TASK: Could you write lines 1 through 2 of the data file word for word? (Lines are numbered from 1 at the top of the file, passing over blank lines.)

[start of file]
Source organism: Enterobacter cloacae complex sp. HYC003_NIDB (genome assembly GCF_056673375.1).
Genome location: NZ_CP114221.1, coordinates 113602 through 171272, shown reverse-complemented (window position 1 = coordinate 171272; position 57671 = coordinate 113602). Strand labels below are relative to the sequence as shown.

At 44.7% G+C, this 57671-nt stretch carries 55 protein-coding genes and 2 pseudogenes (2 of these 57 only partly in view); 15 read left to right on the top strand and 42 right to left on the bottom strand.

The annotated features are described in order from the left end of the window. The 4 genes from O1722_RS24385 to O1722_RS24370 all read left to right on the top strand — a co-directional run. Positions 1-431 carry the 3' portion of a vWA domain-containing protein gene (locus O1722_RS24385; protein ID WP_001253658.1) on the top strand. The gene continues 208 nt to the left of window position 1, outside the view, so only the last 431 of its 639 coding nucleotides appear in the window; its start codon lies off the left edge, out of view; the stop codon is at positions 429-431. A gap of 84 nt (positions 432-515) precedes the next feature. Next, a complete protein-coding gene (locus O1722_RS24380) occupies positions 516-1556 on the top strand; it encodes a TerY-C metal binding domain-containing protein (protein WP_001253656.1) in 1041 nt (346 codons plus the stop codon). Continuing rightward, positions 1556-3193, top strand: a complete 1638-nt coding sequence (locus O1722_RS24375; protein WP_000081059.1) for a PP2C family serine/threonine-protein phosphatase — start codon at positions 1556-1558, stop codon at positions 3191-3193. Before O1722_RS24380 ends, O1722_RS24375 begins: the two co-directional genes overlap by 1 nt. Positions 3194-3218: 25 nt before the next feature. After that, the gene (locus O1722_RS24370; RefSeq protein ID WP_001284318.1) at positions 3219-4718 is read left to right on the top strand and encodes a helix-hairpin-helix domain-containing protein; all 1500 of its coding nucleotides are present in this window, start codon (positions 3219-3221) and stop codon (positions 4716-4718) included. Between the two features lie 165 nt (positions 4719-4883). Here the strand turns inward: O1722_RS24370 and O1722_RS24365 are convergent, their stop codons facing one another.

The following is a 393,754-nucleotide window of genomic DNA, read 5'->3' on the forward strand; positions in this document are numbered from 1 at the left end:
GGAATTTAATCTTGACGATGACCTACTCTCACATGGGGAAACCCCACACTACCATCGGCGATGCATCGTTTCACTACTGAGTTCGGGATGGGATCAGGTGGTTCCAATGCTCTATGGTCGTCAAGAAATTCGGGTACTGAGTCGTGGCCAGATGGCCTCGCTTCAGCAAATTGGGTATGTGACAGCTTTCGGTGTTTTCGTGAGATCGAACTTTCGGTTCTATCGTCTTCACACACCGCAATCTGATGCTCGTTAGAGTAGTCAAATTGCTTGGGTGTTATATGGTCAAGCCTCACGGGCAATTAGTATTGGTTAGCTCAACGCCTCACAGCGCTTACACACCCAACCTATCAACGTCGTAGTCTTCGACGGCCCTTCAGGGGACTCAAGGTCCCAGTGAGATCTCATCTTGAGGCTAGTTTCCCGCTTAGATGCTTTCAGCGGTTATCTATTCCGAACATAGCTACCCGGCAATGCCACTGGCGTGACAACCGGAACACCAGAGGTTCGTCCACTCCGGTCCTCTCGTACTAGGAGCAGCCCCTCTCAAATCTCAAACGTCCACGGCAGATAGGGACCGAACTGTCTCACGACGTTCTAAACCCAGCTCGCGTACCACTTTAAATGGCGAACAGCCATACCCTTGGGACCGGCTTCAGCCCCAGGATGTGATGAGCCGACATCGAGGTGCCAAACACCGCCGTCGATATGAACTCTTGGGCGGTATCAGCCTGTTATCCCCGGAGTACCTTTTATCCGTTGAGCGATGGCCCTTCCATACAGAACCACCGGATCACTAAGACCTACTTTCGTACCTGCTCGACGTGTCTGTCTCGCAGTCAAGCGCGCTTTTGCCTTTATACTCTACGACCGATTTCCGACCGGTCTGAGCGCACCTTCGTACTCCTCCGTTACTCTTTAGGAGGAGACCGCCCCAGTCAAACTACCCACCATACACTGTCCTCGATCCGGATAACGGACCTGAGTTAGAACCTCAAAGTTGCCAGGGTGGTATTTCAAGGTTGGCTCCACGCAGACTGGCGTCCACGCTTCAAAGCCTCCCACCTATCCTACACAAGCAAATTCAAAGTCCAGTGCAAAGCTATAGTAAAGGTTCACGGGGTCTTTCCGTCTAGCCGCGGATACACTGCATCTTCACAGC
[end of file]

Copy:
Source organism: Enterobacter cloacae complex sp. HYC003_NIDB (genome assembly GCF_056673375.1).
Genome location: NZ_CP114221.1, coordinates 113602 through 171272, shown reverse-complemented (window position 1 = coordinate 171272; position 57671 = coordinate 113602). Strand labels below are relative to the sequence as shown.